• BCC research shows that only 15% of firms plan to take on an apprentice in the next year
Responding to Vince Cable’s announcement on a new drive to boost apprenticeships, Dr Adam Marshall, Director of Policy at the British Chambers of Commerce, said:
“Businesses do see the benefits of apprenticeships. For many business owners they are a critical way to train up young people and adults that then help grow their firms. However, smaller companies often shy away from taking on apprentices. They worry about the initial costs involved, the skill levels of candidates, and the potential risks to their business, particularly at a time when employing people is tough due to worries about the economy.
“For some time we have been telling ministers that small firms must be incentivised to take on apprentices, so we welcome the government’s moves to strip away some of the obstacles that have made it hard for smaller firms to get engaged. Health and safety constraints, inflexible teaching frameworks, and high upfront costs often deter companies from taking on apprentices. By reducing red tape, and incentivising businesses to take the plunge, the government is offering real help to firms and apprentices alike.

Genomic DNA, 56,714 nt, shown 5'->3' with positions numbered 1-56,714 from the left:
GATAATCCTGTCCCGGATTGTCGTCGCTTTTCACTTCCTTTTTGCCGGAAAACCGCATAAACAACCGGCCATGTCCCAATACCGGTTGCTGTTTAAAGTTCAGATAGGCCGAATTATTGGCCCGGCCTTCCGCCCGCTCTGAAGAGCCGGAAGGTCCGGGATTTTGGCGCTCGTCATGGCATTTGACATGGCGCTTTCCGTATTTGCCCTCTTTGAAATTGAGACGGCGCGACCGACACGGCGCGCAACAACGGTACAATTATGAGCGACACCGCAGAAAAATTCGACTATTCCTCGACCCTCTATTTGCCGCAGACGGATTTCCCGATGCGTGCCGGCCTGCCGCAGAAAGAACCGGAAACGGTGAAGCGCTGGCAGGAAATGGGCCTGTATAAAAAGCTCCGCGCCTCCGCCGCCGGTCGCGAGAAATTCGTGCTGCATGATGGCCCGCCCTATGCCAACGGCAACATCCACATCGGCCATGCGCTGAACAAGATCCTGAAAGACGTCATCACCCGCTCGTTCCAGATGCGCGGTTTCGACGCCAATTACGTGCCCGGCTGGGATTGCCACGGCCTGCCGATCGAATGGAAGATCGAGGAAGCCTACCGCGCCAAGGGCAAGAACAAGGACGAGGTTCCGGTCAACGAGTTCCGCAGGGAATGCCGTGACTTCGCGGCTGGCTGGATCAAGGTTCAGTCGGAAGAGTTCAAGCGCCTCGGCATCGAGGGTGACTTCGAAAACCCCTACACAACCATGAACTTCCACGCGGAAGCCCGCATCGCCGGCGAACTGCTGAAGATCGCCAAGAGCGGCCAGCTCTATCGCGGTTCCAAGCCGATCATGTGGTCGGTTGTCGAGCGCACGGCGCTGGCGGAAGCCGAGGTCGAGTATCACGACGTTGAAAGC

“The announcement of an external review of apprenticeship standards and frameworks is a positive step, and will be critical to making apprenticeships flexible and relevant to employers across the country.”
The BCC’s recent report “Skills for Business: More to Learn?” found:
• Profile of apprenticeships must be raised. Over half (54%) of companies surveyed felt that apprenticeships were ‘not relevant’ to their business or sector.
• Fewer businesses planning to hire apprentices: Only 15% of companies planned to take on an apprentice between April 2011 and April 2012, compared with 20% of companies that had taken on an apprentice in the preceding year.
• Time, cost, and inexperience are also barriers: Around 20% of companies cited each of these factors as a barrier to taking on an apprentice.
• Apprenticeships benefit business growth: 82% of companies that do offer apprenticeships say they help to build long-term skills and capacity within the company.
• Smaller companies need encouragement: A fifth of firms with fewer than 10 employees, and also a fifth of those with fewer than 10-50 employees recruited an apprentice in the last year (April 2010-April 2011). Whereas this rose to over a third of companies with 100-249 employees, and to over a half of companies with more than 250 employees